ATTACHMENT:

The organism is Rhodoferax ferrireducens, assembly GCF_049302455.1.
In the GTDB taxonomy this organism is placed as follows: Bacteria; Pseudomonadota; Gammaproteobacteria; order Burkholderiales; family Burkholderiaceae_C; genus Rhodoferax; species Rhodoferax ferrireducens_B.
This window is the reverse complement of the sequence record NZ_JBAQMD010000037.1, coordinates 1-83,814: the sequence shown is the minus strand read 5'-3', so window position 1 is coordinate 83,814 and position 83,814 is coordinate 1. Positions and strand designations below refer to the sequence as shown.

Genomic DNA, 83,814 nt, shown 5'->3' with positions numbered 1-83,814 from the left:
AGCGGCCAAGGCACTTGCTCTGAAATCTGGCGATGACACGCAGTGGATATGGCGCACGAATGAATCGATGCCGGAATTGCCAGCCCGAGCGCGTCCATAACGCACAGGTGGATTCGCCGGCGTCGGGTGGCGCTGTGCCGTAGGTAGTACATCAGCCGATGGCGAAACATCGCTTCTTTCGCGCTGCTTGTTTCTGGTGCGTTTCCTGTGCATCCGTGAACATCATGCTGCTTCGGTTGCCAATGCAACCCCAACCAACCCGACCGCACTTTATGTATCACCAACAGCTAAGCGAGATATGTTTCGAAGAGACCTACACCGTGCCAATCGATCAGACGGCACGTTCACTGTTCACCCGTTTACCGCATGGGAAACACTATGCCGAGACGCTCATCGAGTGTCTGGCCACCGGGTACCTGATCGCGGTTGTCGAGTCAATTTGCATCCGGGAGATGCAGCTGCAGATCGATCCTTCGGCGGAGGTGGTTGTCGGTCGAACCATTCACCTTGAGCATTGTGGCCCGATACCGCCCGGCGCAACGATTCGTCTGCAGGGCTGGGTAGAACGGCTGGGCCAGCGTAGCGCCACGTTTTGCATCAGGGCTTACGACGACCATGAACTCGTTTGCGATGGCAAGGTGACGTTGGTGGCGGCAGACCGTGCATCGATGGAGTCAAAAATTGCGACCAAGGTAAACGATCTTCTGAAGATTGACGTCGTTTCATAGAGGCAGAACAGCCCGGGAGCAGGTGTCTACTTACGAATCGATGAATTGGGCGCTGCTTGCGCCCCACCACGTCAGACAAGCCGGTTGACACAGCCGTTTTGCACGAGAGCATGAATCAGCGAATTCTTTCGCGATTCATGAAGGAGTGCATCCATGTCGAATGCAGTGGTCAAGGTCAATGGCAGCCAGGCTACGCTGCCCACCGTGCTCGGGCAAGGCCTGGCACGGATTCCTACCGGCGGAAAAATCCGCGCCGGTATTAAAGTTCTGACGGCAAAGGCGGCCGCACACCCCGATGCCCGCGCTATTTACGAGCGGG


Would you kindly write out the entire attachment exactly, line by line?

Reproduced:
The organism is Rhodoferax ferrireducens, assembly GCF_049302455.1.
In the GTDB taxonomy this organism is placed as follows: Bacteria; Pseudomonadota; Gammaproteobacteria; order Burkholderiales; family Burkholderiaceae_C; genus Rhodoferax; species Rhodoferax ferrireducens_B.
This window is the reverse complement of the sequence record NZ_JBAQMD010000037.1, coordinates 1-83,814: the sequence shown is the minus strand read 5'-3', so window position 1 is coordinate 83,814 and position 83,814 is coordinate 1. Positions and strand designations below refer to the sequence as shown.

Genomic DNA, 83,814 nt, shown 5'->3' with positions numbered 1-83,814 from the left:
AGCGGCCAAGGCACTTGCTCTGAAATCTGGCGATGACACGCAGTGGATATGGCGCACGAATGAATCGATGCCGGAATTGCCAGCCCGAGCGCGTCCATAACGCACAGGTGGATTCGCCGGCGTCGGGTGGCGCTGTGCCGTAGGTAGTACATCAGCCGATGGCGAAACATCGCTTCTTTCGCGCTGCTTGTTTCTGGTGCGTTTCCTGTGCATCCGTGAACATCATGCTGCTTCGGTTGCCAATGCAACCCCAACCAACCCGACCGCACTTTATGTATCACCAACAGCTAAGCGAGATATGTTTCGAAGAGACCTACACCGTGCCAATCGATCAGACGGCACGTTCACTGTTCACCCGTTTACCGCATGGGAAACACTATGCCGAGACGCTCATCGAGTGTCTGGCCACCGGGTACCTGATCGCGGTTGTCGAGTCAATTTGCATCCGGGAGATGCAGCTGCAGATCGATCCTTCGGCGGAGGTGGTTGTCGGTCGAACCATTCACCTTGAGCATTGTGGCCCGATACCGCCCGGCGCAACGATTCGTCTGCAGGGCTGGGTAGAACGGCTGGGCCAGCGTAGCGCCACGTTTTGCATCAGGGCTTACGACGACCATGAACTCGTTTGCGATGGCAAGGTGACGTTGGTGGCGGCAGACCGTGCATCGATGGAGTCAAAAATTGCGACCAAGGTAAACGATCTTCTGAAGATTGACGTCGTTTCATAGAGGCAGAACAGCCCGGGAGCAGGTGTCTACTTACGAATCGATGAATTGGGCGCTGCTTGCGCCCCACCACGTCAGACAAGCCGGTTGACACAGCCGTTTTGCACGAGAGCATGAATCAGCGAATTCTTTCGCGATTCATGAAGGAGTGCATCCATGTCGAATGCAGTGGTCAAGGTCAATGGCAGCCAGGCTACGCTGCCCACCGTGCTCGGGCAAGGCCTGGCACGGATTCCTACCGGCGGAAAAATCCGCGCCGGTATTAAAGTTCTGACGGCAAAGGCGGCCGCACACCCCGATGCCCGCGCTATTTACGAGCGGG